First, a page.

"They're a very easy group to pull for - as a fan, as a coach, as a manager, as a teammate, and I just feel for them it's not something that's sharp either. It's like a dull, it's not going to go away, but in a lot of ways, you hope it's a stepping stone that drives you in the off-season. I know it will be in (General Manager) Billy (Eppler), and I know the players. Hopefully we can gain something from the pain. It's one of those things that you can't do anything but say it was self-inflicted. It's not like - you seek your level, and we're not going to be able to continue to play.

"I think I feel for the players and their families and the fans that were so supportive. I think that's what I take. The biggest disappointment I take is for the players and the fans and the organization. There's so many people that give so much to it trying to get to the last step, and it's so difficult. But like I said, everyone feels that way this time of year, the ten teams playing. It's such a roll of the dice in October, but we just didn't do much with the bats tonight.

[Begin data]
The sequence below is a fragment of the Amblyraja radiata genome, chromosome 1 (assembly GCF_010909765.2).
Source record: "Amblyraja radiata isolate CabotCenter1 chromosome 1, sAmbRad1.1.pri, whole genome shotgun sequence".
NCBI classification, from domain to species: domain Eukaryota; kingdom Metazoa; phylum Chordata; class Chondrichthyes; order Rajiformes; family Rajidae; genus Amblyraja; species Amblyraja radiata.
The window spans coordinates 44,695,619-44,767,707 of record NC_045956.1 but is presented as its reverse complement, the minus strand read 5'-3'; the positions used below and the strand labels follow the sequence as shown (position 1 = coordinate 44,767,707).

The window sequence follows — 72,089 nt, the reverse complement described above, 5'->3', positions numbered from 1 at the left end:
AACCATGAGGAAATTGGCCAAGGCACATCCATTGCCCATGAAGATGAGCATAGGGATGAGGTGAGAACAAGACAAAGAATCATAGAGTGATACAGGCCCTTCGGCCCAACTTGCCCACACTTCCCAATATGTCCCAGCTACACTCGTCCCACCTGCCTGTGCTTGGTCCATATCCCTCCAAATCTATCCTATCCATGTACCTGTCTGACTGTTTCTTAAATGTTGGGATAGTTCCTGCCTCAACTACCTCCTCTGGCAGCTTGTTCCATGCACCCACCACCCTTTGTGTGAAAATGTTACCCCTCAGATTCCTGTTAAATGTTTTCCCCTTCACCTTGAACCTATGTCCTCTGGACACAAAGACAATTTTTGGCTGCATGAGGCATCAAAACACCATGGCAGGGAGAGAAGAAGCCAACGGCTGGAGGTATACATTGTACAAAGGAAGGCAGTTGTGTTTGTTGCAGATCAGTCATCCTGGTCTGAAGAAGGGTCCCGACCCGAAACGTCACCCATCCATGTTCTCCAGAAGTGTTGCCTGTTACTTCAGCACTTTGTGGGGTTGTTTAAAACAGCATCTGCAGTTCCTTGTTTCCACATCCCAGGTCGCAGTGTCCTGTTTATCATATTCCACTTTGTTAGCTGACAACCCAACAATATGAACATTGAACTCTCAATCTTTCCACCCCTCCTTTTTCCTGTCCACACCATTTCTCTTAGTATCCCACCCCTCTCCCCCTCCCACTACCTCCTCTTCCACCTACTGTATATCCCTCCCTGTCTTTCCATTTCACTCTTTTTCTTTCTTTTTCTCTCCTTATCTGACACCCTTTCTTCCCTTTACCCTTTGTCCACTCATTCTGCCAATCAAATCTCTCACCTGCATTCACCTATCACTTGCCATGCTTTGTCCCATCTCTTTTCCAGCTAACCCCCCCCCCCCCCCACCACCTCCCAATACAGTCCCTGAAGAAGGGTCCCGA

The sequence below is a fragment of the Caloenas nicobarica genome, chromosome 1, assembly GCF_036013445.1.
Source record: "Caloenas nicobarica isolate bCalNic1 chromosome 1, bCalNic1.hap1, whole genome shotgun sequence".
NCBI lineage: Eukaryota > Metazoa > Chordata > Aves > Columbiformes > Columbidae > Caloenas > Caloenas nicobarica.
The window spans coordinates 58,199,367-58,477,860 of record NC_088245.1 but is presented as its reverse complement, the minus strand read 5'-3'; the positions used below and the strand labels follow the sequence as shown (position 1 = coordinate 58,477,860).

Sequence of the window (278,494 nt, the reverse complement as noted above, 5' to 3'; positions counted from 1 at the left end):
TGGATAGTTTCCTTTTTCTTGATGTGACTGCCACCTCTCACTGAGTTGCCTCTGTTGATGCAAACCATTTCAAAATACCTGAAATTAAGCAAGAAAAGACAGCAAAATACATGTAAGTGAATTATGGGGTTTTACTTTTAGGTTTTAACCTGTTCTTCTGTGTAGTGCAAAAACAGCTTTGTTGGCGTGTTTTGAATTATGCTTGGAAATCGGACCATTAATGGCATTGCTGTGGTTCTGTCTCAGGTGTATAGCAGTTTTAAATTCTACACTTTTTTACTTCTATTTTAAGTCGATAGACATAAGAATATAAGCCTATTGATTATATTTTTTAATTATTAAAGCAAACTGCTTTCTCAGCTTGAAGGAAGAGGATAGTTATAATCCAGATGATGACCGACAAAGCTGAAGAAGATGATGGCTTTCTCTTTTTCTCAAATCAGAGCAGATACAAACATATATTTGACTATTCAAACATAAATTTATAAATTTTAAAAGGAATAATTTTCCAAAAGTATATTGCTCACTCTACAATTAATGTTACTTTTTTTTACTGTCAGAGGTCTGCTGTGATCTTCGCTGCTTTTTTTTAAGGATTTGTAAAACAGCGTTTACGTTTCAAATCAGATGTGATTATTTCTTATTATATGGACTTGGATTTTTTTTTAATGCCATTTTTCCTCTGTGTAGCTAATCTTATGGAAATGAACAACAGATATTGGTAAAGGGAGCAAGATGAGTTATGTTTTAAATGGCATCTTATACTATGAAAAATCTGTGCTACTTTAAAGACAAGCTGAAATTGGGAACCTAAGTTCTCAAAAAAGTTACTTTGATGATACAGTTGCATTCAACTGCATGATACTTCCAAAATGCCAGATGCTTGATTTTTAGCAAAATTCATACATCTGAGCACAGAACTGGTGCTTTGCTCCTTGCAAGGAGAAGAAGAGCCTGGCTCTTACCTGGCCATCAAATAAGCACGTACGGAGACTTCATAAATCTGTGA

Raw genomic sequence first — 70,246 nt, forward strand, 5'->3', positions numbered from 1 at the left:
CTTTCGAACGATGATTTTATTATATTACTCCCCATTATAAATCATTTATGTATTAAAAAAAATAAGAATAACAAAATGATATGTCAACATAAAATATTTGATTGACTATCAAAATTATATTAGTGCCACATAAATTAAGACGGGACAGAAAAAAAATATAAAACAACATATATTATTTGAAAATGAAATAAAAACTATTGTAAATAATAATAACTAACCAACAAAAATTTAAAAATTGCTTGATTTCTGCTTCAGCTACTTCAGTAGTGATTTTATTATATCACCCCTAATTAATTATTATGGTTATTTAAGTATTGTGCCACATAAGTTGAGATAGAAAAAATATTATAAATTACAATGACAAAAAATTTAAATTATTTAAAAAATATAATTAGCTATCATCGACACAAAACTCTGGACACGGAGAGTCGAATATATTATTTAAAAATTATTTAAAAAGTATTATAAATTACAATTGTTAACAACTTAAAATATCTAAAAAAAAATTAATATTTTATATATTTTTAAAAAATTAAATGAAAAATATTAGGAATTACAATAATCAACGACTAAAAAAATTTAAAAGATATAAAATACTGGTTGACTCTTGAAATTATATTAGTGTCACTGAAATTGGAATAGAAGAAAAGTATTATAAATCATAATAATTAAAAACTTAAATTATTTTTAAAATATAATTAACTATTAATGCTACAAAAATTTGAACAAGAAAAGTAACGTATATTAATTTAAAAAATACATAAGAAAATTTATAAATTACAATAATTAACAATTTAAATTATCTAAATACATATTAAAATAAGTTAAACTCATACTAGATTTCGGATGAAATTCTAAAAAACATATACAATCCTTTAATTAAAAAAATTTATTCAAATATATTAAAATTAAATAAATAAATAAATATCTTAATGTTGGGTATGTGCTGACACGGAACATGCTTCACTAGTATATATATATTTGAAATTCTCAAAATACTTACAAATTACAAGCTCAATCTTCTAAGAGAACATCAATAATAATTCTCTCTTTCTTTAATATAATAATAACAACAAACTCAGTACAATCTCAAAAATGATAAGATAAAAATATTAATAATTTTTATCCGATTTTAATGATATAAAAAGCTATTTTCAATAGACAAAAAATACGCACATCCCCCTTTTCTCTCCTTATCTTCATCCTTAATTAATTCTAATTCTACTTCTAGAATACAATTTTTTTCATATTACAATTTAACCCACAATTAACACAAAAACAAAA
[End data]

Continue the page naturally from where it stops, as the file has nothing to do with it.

"Got to give them a lot of credit. They really pitched well for the whole series for the most part. They've got a lot of quality arms, and they just keep coming at you. They kind of got it going this time of year. And I've known (Padres Manager) Bob (Melvin) a long time, always pull for his teams because I know how he goes about it. If you had to be eliminated, it's well run."

Padres Manager Bob Melvin. Photo by Jason Schott.

Melvin said of winning it at Citi Field, where the entire Wild Card Series took place, "It's something you deserve to celebrate. This is at a different level here. This is a really tough venue to play at against a really good team. So to take it to another level, I think, certainly feels a lot better.

"One thing I feel great about is we're going to be able to take this thing home and have a playoff series in front of our fans in San Diego. Can't wait to see them. Can't wait to get back there. They deserve it."

San Diego moves on to play the Los Angeles Dodgers in the Division Series starting Tuesday night.